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A Survey of Copy Number Variants Associated with Neurodevelopmental Disorders in a Large-Scale, Multi-Ancestry Biobank

By Rebecca Birnbaum, Behrang Mahjani, Ruth Loos, Andrew Sharp

Posted 12 Jun 2021
medRxiv DOI: 10.1101/2021.06.09.21258554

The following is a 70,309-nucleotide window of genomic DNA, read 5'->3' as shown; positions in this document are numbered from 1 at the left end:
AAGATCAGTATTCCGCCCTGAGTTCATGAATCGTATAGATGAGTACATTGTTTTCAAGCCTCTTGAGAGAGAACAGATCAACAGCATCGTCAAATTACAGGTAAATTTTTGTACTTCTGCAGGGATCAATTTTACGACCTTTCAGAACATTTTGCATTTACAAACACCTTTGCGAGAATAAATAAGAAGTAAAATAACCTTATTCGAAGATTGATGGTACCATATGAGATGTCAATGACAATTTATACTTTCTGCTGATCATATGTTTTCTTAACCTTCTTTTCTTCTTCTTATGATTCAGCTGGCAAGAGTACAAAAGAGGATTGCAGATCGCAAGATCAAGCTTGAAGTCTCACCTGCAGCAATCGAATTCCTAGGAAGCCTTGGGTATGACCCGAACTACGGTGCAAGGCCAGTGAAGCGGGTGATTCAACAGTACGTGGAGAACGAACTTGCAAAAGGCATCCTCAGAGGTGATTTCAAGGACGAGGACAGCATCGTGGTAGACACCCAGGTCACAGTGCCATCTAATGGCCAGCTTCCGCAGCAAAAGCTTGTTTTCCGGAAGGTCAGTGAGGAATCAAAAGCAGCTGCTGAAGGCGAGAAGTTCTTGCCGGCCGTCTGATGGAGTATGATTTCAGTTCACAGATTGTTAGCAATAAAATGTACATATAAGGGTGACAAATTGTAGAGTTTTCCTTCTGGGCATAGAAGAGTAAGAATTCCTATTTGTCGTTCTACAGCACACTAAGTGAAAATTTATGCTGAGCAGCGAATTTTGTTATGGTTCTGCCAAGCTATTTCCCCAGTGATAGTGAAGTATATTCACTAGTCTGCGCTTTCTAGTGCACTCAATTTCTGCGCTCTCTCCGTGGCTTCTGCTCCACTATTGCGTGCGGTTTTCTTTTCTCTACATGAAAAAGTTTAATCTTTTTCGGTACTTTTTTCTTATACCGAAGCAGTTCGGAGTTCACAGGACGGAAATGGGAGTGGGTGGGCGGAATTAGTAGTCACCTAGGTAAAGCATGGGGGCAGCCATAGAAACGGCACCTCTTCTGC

BACKGROUND: Past clinical genetic studies have identified rare, copy number variants (CNVs) as risk factors for multiple, neurodevelopmental disorders (NDD), including autism spectrum disorder and schizophrenia. However, the broad, clinical characterization of these NDD-CNVs in large population cohorts, especially of diverse ancestry, is relatively understudied. We characterized the clinical presentation of NDD-CNVs in the BioMe biobank, comprising ~25,000 individuals across diverse ancestry, medical and neuropsychiatric clinical presentation, with a mean age of 50.3 years. METHODS: Individuals within the BioMe biobank harboring NDD-CNVs were identified using a consensus of two CNV calling algorithms, based on whole-exome sequencing and genotype array data, followed by a series of novel, in-silico clinical assessments. RESULTS: The overall prevalence of a set of 64 NDD-CNVs was calculated at ~2.5%, with prevalence varying by locus, corroborating the presence of some relatively, highly-prevalent NDD-CNVs (i.e., 15q11.2 deletion/duplication, 2q13(NPHP1) deletion/duplication). An aggregate set of rare, NDD-CNVs were enriched for congenital disorders (OR=1.8, p-value=0.02) and major depressive disorders (OR=1.3, p-value=0.04) in multi-ancestry analyses, and major depressive-disorder in an African ancestry-stratified group (OR=1.8, p-value=0.01). In a meta-analysis of medical diagnoses (n=195 hierarchically-clustered diagnostic codes), an aggregated set of rare, NDD-CNVs was significantly associated with obstructive sleep apnea (Z-score=3.6 p=3.2x10-4). Further, an aggregated set of rare, NDD-CNVs was associated with increased body mass index (BMI) in a multi-ancestry analysis (Beta=0.14, p-value=0,04), and in Hispanic-stratified analyses (Beta=0.30, p-value=4.2x10-3). For 38 common serum laboratory tests, there was no identified association with the aggregate set of NDD-CNVs. CONCLUSION: The current analyses elucidated clinical features of individuals harboring NDD-CNVs, in a large-scale, multi-ancestry biobank, identifying enrichments for congenital disorders and major depressive disorder, as well as identifying associations with obesity-related phenotypes, obstructive sleep apnea and increased BMI. Future recall of individuals harboring NDD-CNVs will allow for further clinical assessments beyond the electronic health records (EHR) presently analyzed, including neurocognitive and neuroimaging outcomes.

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